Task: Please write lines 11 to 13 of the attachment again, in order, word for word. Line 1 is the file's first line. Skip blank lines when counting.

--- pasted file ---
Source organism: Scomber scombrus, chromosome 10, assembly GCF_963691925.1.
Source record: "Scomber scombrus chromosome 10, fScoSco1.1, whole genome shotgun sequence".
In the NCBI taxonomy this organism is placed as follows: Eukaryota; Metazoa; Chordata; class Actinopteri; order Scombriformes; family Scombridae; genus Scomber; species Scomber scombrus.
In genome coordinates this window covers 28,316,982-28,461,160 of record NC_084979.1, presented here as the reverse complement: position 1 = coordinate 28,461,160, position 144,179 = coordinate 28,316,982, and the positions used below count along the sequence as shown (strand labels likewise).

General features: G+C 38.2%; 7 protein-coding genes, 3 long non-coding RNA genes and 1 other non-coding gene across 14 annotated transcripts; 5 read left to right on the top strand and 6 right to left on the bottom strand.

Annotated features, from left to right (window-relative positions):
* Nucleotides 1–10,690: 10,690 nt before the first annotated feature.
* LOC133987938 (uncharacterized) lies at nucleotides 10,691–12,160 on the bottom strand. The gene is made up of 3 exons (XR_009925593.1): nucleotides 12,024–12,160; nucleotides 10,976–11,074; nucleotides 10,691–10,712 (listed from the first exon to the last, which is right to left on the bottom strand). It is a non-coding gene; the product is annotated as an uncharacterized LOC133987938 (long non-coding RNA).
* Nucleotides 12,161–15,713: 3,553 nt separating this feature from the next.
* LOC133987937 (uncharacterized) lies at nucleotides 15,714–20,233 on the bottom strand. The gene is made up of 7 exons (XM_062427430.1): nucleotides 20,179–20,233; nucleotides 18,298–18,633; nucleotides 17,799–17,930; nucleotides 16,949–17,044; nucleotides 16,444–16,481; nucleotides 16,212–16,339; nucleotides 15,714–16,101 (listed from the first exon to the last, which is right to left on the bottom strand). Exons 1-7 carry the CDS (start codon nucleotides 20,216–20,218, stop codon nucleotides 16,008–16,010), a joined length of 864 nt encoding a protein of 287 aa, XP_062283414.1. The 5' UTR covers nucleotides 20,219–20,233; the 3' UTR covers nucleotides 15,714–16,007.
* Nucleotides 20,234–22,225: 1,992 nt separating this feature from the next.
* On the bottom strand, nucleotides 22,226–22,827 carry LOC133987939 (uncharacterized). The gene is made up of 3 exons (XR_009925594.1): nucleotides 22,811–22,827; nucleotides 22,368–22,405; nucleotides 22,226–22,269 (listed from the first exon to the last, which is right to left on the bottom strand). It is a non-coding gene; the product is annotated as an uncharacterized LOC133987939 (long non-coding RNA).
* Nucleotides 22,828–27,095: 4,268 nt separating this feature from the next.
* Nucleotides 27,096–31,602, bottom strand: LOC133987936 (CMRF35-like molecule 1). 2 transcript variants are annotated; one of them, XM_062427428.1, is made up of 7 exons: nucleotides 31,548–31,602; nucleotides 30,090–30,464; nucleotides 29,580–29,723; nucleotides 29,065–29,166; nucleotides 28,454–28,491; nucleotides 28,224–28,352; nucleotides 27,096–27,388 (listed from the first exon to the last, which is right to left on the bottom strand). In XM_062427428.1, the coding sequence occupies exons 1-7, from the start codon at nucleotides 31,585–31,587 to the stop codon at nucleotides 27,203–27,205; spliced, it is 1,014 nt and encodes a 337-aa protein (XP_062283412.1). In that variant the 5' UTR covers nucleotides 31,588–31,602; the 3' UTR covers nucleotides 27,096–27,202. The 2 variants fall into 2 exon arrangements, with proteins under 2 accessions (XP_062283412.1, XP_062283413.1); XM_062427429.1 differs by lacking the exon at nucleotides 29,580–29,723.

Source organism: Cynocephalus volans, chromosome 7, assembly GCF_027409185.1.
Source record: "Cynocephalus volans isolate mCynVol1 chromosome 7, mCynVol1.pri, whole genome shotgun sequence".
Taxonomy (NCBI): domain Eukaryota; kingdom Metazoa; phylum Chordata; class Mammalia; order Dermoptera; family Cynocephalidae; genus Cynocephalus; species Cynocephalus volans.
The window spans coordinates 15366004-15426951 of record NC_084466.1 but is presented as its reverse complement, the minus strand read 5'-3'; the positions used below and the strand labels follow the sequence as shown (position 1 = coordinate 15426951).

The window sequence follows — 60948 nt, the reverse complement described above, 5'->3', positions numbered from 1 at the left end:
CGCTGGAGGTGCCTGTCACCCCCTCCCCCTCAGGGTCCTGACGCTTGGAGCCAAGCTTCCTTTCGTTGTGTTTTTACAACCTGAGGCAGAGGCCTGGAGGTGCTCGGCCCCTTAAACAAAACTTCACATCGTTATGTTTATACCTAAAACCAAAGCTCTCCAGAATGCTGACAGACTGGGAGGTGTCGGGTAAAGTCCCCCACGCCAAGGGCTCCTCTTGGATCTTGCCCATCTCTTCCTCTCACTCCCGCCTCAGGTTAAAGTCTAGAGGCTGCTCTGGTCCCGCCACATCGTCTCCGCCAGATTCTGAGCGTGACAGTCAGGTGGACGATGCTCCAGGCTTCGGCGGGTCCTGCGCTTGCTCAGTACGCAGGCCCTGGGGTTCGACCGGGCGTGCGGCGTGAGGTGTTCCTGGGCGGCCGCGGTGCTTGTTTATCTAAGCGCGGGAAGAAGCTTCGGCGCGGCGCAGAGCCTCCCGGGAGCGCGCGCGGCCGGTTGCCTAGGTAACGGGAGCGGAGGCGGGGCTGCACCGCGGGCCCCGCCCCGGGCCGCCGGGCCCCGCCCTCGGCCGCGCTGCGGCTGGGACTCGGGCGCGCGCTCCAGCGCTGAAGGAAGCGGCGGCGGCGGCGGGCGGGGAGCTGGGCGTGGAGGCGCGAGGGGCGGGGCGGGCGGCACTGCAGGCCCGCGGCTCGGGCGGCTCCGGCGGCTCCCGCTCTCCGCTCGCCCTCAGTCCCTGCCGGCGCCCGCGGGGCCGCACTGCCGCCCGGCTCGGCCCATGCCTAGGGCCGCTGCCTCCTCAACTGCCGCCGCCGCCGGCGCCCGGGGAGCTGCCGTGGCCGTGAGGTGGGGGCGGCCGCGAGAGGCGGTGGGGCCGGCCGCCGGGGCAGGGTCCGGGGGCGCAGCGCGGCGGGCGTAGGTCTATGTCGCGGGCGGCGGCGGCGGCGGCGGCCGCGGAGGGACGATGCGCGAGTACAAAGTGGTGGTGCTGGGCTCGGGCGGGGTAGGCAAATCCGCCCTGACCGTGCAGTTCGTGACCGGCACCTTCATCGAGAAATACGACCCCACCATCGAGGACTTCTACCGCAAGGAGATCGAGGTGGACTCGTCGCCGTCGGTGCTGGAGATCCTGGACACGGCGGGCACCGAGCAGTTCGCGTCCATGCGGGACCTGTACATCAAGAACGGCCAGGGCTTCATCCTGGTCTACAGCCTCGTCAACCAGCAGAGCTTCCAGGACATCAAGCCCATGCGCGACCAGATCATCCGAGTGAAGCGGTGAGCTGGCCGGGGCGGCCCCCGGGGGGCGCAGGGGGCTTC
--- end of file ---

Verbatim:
* Nucleotides 20,234–22,225: 1,992 nt separating this feature from the next.
* On the bottom strand, nucleotides 22,226–22,827 carry LOC133987939 (uncharacterized). The gene is made up of 3 exons (XR_009925594.1): nucleotides 22,811–22,827; nucleotides 22,368–22,405; nucleotides 22,226–22,269 (listed from the first exon to the last, which is right to left on the bottom strand). It is a non-coding gene; the product is annotated as an uncharacterized LOC133987939 (long non-coding RNA).
* Nucleotides 22,828–27,095: 4,268 nt separating this feature from the next.